Kingston, March 14th, 1842.
TO THE EpiroR.- Dear Sir,
SINCE the date of my last, our little church here has been the subject of greater trial than has fallen to its lot for some time past, arising from circumstances of a very melancholy and painful character. We have been solemnly reminded, by the decease of our friend and brother G. W. Halcro, that we all “must needs die, and are as water spilt upon the ground which cannot be gathered up again." He caught a severe cold, to which he paid but little attention; it increased in virulence, and ended in typhus-fever; removing him from earth to heaven in a very short period. Our brother made a good end; during his sickness (when his mind was collected) he frequently expressed himself as being happy in the enjoyment of the Divine favour,---confiding in God his heavenly Father, and willing to submit to His will in all things. I have no hesitation in avowing my conviction, that the spirit of our deceased friend is now in the abodes of bliss.“Far from a world of grief and sin,
With God eternally shut in." By this dispensation of Providence, we have lost an efficient preacher of the Gospel, and a liberal contributor to our funds. Our numbers have been further reduced by the removal of two of our members to England; nevertheless we are determined to look up, patiently to submit, and in all things to acknowledge the hand of God: “It is the Lord; let him do what seemeth him good.” At last the honourable, the Senate of Hamburg has favoured our Consul with a reply to the application which he made
in our behalf, to open a room for divine worship in the neighbourbood of the Brook.' That august body has given a direct negative to our request, stating that no one could be permitted to exercise the functions of the Christian ministry but such as were recognised by the law of the State, that neither the Wesleyan Methodist Association, nor Mr. Walker was thus known to the law; therefore the application could not be entertained. And furtber that Mr. Walker was distinctly prohibited from holding meetings for divine worship either in the city, or any part of the territories of Hamburgh, excepting the harbour, on board British vessels, and for the exclusive benefit of British seamen. Such, in substance, was the answer returned to our petition; its character is stamped upon its face; it speaks for itself, and requires not one word of comment. Let it, however, be observed, that while these Senators were deliberating upon the the question, they were perfectly aware that I was in the habit of preaching twice every Lord's day, in our room at St. Pauli. This delightful duty I am discharging with increased pleasure, having no intention whatever to abandon it.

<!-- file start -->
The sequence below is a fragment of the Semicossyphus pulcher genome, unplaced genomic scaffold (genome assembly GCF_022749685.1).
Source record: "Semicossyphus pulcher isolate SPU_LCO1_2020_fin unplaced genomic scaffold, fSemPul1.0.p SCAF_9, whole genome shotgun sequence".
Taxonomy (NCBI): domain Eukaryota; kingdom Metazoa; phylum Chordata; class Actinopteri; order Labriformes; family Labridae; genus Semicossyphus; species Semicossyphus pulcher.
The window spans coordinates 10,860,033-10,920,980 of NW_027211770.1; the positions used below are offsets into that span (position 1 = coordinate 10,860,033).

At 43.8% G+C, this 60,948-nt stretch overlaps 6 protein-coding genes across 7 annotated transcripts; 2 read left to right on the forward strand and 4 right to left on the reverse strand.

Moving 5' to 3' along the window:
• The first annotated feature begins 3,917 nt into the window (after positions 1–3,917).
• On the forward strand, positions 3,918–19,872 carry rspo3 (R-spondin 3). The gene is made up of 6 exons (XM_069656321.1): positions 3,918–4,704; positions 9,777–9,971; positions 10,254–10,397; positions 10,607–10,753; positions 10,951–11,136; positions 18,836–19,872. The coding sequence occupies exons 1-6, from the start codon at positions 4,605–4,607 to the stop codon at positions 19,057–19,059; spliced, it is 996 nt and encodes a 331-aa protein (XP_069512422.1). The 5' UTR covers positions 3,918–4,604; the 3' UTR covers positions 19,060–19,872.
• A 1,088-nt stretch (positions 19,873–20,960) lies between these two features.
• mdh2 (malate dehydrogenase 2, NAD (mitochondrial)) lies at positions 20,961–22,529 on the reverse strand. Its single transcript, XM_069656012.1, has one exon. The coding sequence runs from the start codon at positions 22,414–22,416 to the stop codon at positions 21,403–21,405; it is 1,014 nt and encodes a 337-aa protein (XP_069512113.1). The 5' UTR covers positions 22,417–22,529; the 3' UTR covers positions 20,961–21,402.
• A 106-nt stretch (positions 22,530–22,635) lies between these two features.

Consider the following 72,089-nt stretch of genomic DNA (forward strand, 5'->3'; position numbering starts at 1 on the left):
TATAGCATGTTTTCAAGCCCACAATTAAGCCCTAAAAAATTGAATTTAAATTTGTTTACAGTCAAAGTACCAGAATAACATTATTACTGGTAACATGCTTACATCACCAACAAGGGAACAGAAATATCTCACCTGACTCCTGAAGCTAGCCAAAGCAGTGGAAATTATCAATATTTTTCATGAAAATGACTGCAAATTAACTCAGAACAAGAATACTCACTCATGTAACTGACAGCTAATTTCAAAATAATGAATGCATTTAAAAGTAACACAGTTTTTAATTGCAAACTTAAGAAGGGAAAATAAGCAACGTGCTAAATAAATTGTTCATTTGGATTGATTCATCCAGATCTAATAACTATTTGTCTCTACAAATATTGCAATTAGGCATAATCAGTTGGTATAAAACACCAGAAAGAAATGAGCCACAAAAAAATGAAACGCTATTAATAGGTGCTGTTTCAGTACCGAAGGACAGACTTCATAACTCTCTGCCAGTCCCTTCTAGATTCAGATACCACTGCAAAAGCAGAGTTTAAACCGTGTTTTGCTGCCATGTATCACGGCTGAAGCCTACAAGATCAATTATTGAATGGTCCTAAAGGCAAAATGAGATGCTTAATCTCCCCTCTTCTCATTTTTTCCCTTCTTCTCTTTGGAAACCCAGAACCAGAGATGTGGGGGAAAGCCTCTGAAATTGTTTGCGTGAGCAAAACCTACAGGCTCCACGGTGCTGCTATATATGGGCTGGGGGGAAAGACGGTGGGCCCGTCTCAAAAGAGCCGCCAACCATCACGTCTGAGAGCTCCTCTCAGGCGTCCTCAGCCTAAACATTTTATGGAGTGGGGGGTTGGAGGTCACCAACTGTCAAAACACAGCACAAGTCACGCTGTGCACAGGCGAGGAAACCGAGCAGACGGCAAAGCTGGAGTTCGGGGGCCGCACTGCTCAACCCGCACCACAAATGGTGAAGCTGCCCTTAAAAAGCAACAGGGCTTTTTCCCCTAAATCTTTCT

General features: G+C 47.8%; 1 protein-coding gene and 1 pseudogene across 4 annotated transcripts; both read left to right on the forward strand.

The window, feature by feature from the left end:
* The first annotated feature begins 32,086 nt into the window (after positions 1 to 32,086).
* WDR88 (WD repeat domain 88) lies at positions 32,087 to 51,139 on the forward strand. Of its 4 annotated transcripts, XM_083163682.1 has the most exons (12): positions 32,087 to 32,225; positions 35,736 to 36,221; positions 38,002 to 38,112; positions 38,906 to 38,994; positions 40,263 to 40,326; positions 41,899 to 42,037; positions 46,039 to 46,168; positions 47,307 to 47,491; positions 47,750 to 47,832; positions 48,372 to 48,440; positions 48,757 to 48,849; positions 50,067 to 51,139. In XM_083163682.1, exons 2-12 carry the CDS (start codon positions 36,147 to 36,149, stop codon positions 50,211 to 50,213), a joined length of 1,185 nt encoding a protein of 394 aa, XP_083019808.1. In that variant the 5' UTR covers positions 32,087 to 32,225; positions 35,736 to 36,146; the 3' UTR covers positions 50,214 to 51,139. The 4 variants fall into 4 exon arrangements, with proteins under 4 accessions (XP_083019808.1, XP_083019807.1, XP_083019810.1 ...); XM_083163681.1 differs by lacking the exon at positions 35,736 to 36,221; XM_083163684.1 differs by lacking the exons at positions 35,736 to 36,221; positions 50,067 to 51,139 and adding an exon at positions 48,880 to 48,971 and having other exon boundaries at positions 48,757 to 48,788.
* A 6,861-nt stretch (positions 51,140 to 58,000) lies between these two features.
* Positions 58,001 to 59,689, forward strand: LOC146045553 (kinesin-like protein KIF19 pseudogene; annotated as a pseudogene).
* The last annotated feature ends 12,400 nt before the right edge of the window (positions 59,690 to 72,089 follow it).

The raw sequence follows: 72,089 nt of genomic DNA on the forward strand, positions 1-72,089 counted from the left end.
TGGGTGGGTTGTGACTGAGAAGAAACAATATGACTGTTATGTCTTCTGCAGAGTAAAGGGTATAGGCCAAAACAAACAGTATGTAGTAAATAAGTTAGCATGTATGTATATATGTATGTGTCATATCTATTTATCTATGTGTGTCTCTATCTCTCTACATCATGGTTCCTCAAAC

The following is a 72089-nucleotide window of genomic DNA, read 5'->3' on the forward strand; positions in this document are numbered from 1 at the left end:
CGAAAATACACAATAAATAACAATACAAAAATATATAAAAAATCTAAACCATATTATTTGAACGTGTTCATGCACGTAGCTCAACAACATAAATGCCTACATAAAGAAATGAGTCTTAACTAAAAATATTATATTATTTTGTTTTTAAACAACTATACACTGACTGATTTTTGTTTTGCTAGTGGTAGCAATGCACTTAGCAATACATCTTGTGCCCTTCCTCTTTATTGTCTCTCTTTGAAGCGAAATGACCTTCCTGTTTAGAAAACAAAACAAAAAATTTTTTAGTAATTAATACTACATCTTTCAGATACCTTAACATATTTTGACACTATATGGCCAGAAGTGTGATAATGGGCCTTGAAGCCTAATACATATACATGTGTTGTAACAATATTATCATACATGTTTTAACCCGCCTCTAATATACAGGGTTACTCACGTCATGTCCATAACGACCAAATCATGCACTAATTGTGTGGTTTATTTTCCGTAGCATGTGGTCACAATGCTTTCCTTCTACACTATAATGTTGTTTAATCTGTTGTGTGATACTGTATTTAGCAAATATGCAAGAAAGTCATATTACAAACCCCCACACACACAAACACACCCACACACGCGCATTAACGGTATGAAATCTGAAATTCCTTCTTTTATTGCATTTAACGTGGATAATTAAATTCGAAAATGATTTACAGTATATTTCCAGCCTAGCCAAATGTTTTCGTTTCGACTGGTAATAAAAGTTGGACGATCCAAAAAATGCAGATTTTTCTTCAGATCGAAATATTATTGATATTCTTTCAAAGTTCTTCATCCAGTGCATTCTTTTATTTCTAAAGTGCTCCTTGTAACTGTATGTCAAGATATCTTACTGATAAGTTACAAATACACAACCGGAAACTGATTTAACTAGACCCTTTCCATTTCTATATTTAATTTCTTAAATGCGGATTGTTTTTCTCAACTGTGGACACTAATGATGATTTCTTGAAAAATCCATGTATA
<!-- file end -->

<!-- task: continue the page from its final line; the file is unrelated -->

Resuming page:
Other causes bave prevented me from prosecuting the matter of providing the means of religious instruction for the people of the Brook; particular cir. cumstances relating to the foundry,– the continuance of which establishment is at present doubtful. The question will, however, be determined in a few weeks, and should the concern continue, it is my full determination with God's blessing, to try again.
I am happy to report favourably in regard to our services, both on shore